Chris Henry #15

Henry's CTE diagnosis was a breakthrough that brightened the spotlight on football's dangers. After several run-ins with the law, Henry died in 2009 from a motor vehicle accident. An autopsy revealed that Henry had CTE at just 26 years old. He was the first still-active NFL player to be diagnosed with the condition.T

 

Terry Long #74

Long was a consistent starter for the Steelers from 1984 until his retirement in 1991. That same year, Long tested positive for steroids and attempted suicide. He eventually killed himself in 2005 by drinking antifreeze.

 

John Mackey #88

A five-time Pro Bowler and two-time NFL champion, John Mackey was only the second tight end ever admitted to the Pro Football Hall of Fame. After his playing days, Mackey was afflicted with dementia, and his condition worsened until he required full-time care in an assisted living facility. He died in 2011.

 

John Mackey #88

Since John's death, his wife, Sylvia Mackey, has become a powerful advocate for NFL veterans and continues to push the NFL to change through her activism and legal work.

 

Ollie Matson #33

In addition to having a 14-year NFL career, Ollie Matson also won two medals at the 1952 Olympics. He died in 2011 from complications from dementia and was later diagnosed with CTE.

 

Tom McHale #73

A bruising defensive end with an Ivy League education, Tom McHale played in the NFL from 1987 to 1995. He died in 2008 from an accidental drug overdose. His widow now works for the Boston University CTE Center as a family relations liason.

 

Junior Seau #55

Perhaps the most accomplished player to be diagnosed with CTE, Junior Seau was a 12-time Pro Bowler, the 1994 AFC Player of the Year, and a member of the NFL 1990s All-Decade team.

 

Junior Seau #55

In May 2012, Seau was found dead from a self-inflicted gunshot wound to the chest. While never diagnosed with a concussion during his playing career, Seau's wife reported that he did admit to experiencing several. The linebacker also experienced insomnia for years leading up to his death.

 

Justin Strzelczyk #73

As an offensive lineman for the Pittsburgh Steelers, Strzelczyk's career was cut short by his erratic off-field behavior and legal troubles. Upon his death in a high-speed police chase in 2004, alcohol and drugs were initially blamed. An autopsy revealed that the lineman had suffered brain damage.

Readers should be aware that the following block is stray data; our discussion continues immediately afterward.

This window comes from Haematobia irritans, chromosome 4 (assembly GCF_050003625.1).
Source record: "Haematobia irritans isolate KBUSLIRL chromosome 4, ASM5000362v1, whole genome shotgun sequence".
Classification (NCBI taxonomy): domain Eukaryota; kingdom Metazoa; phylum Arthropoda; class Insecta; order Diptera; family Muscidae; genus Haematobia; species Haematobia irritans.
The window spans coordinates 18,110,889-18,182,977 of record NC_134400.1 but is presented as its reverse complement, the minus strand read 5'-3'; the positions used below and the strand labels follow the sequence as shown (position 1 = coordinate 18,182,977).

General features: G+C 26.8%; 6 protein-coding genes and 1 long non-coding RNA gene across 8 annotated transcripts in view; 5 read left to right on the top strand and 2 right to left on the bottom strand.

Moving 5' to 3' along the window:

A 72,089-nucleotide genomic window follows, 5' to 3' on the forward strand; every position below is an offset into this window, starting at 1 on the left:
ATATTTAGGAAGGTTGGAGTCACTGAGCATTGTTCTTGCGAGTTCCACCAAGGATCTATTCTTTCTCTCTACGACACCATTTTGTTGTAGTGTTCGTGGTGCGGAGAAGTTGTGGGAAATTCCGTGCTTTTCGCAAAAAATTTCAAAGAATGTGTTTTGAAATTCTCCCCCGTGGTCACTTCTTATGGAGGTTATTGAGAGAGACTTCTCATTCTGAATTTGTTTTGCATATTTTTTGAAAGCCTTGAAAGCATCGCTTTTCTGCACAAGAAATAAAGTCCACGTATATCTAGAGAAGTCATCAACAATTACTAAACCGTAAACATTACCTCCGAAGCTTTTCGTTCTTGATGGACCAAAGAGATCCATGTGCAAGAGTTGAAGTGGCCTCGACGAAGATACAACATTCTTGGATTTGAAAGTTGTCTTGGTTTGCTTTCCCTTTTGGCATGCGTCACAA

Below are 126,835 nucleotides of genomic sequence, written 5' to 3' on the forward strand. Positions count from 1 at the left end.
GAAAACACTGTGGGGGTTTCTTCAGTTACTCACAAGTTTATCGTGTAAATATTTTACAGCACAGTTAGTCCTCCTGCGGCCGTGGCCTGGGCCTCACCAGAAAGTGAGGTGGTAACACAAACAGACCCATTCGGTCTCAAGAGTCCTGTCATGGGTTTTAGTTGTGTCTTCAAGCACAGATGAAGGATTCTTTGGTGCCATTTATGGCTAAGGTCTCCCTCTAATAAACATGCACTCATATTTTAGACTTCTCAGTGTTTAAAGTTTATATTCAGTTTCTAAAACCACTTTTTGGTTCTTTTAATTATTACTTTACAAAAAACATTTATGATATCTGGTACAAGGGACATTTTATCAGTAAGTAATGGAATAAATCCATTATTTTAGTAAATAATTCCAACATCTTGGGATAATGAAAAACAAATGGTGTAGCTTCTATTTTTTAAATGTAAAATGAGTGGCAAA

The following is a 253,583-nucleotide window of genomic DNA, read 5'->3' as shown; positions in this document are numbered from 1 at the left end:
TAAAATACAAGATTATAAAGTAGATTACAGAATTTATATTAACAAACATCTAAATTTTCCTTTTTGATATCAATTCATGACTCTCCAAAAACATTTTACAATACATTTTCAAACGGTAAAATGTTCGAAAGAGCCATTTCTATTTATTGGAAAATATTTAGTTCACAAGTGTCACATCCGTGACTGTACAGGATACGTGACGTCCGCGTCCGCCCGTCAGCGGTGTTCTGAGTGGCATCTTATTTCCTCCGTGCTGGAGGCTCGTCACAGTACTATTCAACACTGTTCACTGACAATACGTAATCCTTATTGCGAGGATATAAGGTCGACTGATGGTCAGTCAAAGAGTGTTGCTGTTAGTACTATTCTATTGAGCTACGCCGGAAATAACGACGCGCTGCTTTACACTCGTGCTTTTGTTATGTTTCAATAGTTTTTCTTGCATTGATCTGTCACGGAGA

Andre Waters #20

During his 12-year NFL career, Andre Waters earned a reputation as one of the hardest hitters in the NFL. Unfortunately, Waters wound up shooting himself in the head in 2006. An autopsy discovered brain damage sustained during his playing days.

 

Jovan Belcher #59

A young, promising NFL linebacker, Jovan Belcher killed himself in a murder-suicide in December 2012. After killing his girlfriend, Belcher drove to the Kansas City Chiefs' practice facility and shot himself with a handgun in the parking lot.

 

Jovan Belcher #59

After Belcher's death, an autopsy diagnosed CTE in the 25-year-old.

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However, it is subconcussive hits that are not diagnosed or reported that seem to be a larger danger. Each time a lineman hits a lineman at the line of scrimmage it produces a low-level subconcussive event. Dr. Omalu estimated that Mike Webster might have aggregated as many as 70,000 practicing and playing in high school, college and the pros.

The goal of a breakthrough film like "Concussion" and the efforts of reformers is not to eliminate football, but to make it safer. If 50 percent of mothers of teenage boys react to the danger by telling their sons, "We will support you in every sport, but you cannot play tackle football," it will not destroy football, but it will change the socioeconomics of who plays the game. Athletes desperate to escape economic hardship, as in boxing, will be the participants.

The first key in solving this problem is a realistic awareness of the stakes. The brain is the center of personality, character, memory and judgment. All injuries are negative, but brain injury can take away the ability to live and function.

Athletes are in denial and accept norms of physical risk from Pop Warner on that prevent them from protecting themselves.

The majority of the burden of reform will need to rest, however, with the families who love and care for them and skilled medical personnel, engineers and innovators. We are launching a foundation "Athletes Speak," which will have retired athletes speak to those playing.

I will outline specific steps to make the game safer in Part II, and highlight researchers making a difference. "Concussion" makes an important contribution to the dialogue and reform surrounding traumatic brain injury. If you care about football, you need to see it.

Related Story: Leigh Steinberg Reveals 'Jerry Maguire' Details In His New Book 'The Agent'

-- Leigh Steinberg has represented many of the most successful athletes and coaches in football, basketball, baseball, hockey, boxing and golf, including the first overall pick in the NFL draft an unprecedented eight times, among more than 60 first-round selections. His clients have included Hall of Fame quarterbacks Steve Young, Troy Aikman and Warren Moon, and he served as the inspiration for the movie "Jerry Maguire." Follow him on Twitter @leighsteinberg.